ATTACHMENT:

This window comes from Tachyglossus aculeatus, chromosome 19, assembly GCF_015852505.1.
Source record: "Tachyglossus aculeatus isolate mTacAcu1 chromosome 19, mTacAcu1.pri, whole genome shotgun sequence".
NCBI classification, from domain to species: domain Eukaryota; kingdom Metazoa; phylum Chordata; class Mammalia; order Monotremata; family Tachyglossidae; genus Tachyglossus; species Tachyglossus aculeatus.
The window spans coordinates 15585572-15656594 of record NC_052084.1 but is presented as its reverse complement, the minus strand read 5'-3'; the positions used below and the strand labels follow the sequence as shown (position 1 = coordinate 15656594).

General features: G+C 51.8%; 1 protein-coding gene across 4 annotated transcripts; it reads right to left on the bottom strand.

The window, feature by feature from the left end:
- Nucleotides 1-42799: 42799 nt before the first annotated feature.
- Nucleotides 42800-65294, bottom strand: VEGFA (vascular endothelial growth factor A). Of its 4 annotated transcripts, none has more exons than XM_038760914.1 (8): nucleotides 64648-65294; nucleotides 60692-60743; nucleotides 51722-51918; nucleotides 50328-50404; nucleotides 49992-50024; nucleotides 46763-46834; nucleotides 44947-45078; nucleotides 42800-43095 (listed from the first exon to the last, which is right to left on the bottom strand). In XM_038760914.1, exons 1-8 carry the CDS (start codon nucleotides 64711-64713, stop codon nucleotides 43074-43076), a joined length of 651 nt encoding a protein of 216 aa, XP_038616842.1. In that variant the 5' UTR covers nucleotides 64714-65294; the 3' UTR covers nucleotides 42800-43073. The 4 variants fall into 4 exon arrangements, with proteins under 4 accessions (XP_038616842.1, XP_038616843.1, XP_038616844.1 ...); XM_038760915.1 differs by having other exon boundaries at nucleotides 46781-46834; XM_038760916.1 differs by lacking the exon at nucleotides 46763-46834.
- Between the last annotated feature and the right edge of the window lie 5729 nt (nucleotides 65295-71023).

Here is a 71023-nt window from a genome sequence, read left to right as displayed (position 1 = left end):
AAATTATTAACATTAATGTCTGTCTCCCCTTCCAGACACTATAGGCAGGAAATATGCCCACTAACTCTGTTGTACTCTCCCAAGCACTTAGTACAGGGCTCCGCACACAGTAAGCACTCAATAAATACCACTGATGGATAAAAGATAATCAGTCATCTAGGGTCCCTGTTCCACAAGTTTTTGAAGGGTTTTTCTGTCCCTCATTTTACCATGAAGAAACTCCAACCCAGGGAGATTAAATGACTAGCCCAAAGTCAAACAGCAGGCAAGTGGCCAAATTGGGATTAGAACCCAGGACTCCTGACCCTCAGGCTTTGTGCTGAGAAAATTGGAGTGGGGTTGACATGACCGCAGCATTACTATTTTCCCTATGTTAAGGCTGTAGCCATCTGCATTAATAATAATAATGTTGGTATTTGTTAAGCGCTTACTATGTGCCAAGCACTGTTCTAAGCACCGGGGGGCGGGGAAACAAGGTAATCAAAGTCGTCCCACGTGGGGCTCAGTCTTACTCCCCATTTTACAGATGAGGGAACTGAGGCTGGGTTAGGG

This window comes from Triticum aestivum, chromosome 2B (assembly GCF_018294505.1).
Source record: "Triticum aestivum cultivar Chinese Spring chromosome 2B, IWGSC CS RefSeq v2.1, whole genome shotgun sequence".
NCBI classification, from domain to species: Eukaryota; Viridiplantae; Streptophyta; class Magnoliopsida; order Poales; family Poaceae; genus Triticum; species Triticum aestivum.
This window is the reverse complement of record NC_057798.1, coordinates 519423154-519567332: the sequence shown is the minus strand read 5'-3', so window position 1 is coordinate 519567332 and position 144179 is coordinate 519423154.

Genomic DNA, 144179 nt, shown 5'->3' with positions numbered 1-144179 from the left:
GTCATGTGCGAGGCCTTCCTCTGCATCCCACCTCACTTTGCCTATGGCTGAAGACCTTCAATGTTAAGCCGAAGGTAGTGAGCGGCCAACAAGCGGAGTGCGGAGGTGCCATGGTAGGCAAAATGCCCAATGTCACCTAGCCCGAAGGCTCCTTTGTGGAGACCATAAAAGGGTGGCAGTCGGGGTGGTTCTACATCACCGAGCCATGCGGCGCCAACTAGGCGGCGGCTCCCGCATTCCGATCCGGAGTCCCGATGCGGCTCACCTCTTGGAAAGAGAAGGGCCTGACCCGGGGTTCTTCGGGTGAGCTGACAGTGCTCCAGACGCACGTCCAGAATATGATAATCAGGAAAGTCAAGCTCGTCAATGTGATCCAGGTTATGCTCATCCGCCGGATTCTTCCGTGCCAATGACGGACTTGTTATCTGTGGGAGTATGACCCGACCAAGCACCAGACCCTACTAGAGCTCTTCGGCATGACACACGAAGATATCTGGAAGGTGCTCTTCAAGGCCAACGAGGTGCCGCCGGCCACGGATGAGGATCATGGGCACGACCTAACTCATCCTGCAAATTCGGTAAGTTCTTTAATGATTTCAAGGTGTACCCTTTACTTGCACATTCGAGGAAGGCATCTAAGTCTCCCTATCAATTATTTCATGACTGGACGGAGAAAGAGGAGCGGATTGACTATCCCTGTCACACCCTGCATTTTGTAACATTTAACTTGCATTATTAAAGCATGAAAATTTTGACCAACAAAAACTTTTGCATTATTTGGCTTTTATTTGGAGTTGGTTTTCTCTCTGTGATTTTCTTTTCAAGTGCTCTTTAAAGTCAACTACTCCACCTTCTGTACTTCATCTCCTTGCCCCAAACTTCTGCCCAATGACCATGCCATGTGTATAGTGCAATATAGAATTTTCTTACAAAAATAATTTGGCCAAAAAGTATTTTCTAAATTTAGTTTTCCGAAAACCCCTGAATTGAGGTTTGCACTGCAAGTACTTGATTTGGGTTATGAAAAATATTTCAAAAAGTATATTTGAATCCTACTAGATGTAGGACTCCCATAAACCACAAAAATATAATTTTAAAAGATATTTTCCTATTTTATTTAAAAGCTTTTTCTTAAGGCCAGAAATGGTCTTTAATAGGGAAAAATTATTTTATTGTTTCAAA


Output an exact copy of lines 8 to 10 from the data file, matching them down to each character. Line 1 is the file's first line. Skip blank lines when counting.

- Nucleotides 42800-65294, bottom strand: VEGFA (vascular endothelial growth factor A). Of its 4 annotated transcripts, none has more exons than XM_038760914.1 (8): nucleotides 64648-65294; nucleotides 60692-60743; nucleotides 51722-51918; nucleotides 50328-50404; nucleotides 49992-50024; nucleotides 46763-46834; nucleotides 44947-45078; nucleotides 42800-43095 (listed from the first exon to the last, which is right to left on the bottom strand). In XM_038760914.1, exons 1-8 carry the CDS (start codon nucleotides 64711-64713, stop codon nucleotides 43074-43076), a joined length of 651 nt encoding a protein of 216 aa, XP_038616842.1. In that variant the 5' UTR covers nucleotides 64714-65294; the 3' UTR covers nucleotides 42800-43073. The 4 variants fall into 4 exon arrangements, with proteins under 4 accessions (XP_038616842.1, XP_038616843.1, XP_038616844.1 ...); XM_038760915.1 differs by having other exon boundaries at nucleotides 46781-46834; XM_038760916.1 differs by lacking the exon at nucleotides 46763-46834.
- Between the last annotated feature and the right edge of the window lie 5729 nt (nucleotides 65295-71023).

Here is a 71023-nt window from a genome sequence, read left to right as displayed (position 1 = left end):